There are landmark publications addressing benign anorectal disease that have made significant contributions to working knowledge and clinical practice. Sadly, many of these studies are not widely known among some clinicians. It would be a useful resource to have these high-impact publications in one source, enabling easy and ready access. High quality studies are more often associated with an increased number of citations.3 Clinicians often base their decision-making process on findings from high impact studies.4

Garfield defines a citation classic as “an individual work which is cited frequently and consistently over time”.5

Bibliometric analysis is the main tool used to explore the historical development in a particular field. There are more than 140 publications in the literature on the most cited work in different disciplines. The majority of this literature has been produced in the last 5 years. These publications cover citation classics in specialties such as neurology,6 bariatric surgery,7,8 and orthopedic surgery.9

The importance in defining a citation classic is best explained by Dubin et al. The authors state that, acknowledgement of the most read articles in a certain field, not only emphasize the impact of the distinguished work presented by colleagues in the respective field, but also fulfils our intrigue into the historical developments of that Field.10

To date, there is no similar study addressing the most influential papers in benign anorectal disease. In the present consideration, we identify and analyze the top 100 most cited papers on benign anorectal diseases. We have excluded publications on the subject of cancer as this most certainly requires a separate analysis and also is partially covered in a previous work.11

Materials and methods

Thomson Reuters Web of Science database was searched on 8th July 2019. The search terms used were: “anus”, “anal”, “anorectal”, “rectal”, “rectum”, “anal fissure”, “fissure-in-ano”, “Anal fistula*”, “perianal fistula*”, “anal sepsis”, “hemorrhoid*”, “pruritus ani”, “rectal prolapse”, “procidentia”, “rectal intussusception”, “rectocele”, “proctalgia”, “Obstructed defecation”, “incontinence”, with the use of Boolean operator AND or OR.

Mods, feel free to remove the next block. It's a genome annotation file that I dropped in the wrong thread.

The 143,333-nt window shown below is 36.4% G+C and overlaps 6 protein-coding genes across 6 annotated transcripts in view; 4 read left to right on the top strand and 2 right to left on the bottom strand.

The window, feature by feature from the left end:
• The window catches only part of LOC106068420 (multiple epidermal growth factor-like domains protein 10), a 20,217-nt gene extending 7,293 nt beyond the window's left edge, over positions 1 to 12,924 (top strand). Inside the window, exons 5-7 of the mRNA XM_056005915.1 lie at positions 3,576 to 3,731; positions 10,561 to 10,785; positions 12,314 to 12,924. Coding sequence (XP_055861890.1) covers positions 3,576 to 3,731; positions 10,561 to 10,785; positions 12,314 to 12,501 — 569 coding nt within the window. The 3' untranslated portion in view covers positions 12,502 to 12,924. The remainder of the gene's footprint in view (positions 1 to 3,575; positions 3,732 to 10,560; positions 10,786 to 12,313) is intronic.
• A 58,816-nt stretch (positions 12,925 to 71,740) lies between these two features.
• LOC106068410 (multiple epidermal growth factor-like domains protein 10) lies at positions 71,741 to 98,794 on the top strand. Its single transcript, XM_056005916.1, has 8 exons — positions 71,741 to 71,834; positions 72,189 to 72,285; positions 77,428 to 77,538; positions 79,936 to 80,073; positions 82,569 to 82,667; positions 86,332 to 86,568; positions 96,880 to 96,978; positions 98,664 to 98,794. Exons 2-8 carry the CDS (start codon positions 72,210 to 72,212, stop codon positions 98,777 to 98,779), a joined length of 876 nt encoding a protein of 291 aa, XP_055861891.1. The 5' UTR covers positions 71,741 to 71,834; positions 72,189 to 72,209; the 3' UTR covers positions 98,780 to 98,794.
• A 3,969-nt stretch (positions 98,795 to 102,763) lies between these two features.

The database was searched from the earliest available citation until the present day (1950–2019). Papers on cancer or premalignant conditions (such as AIN, HIV, HPV infections) were excluded.

The first two authors screened and extracted the papers independently. After consensus, the full text of all chosen articles was obtained for analysis.

The 100 most cited papers were retrieved and ranked according to the number of citations in descending order (Table 1).

Table 1.

The top 100 citation classics.

Rank  Article  Nº of citations 
Jorge JM, Wexner SD. Etiology and management of fecal incontinence. Diseases of the colon & rectum. 1993 Jan 1;36(1):77–97.  1307 
Sultan AH, Kamm MA, Hudson CN, Bartram CI. Third degree obstetric anal sphincter tears: risk factors and outcome of primary repair. Bmj. 1994 Apr 2;308(6933):887–91.  998 
Parks AG. ANORECTAL INCONTINENCE. Proceedings of the Royal Society of Medicine-London. 1975;68(11):681–90.  684 
Rockwood TH, Church JM, Fleshman JW, Kane RL, Mavrantonis C, Thorson AG, Wexner SD, Bliss D, Lowry AC. Patient and surgeon ranking of the severity of symptoms associated with fecal incontinence. Diseases of the colon & rectum. 1999 Dec 1;42(12):1525–31.  638 
Sultan AH, Kamm MA, Hudson CN, Thomas JM, Bartram CI. Anal-sphincter disruption during vaginal delivery. New England journal of medicine. 1993 Dec 23;329(26):1905–11.  484 
Abrams P, Andersson KE, Birder L, Brubaker L, Cardozo L, Chapple C, et al., Fourth International Consultation on Incontinence Recommendations of the International Scientific Committee: Evaluation and treatment of urinary incontinence, pelvic organ prolapse and fecal incontinence. Neurourology and Urodynamics: Official Journal of the International Continence Society. 2010 Jan;29(1):213–40.  472 
Nelson, R., Norton, N., Cautley, E., & Furner, S. (1995). Community-based prevalence of anal incontinence. Jama, 274(7), 559-561.  448 
Rockwood TH, Church JM, Fleshman JW, Kane RL, Mavrantonis C, Thorson AG, et al., Fecal incontinence quality of life scale. Diseases of the Colon & Rectum. 2000 Jan 1;43(1):9–16.  406 
Thomson WHF. NATURE OF HEMORRHOIDS. British Journal of Surgery. 1975;62(7):542–52.  394 
10  Parks AG, Gordon PH, Hardcastle JD. A classification of fistula‐in‐ano. British Journal of Surgery. 1976 Jan;63(1):1–2.  382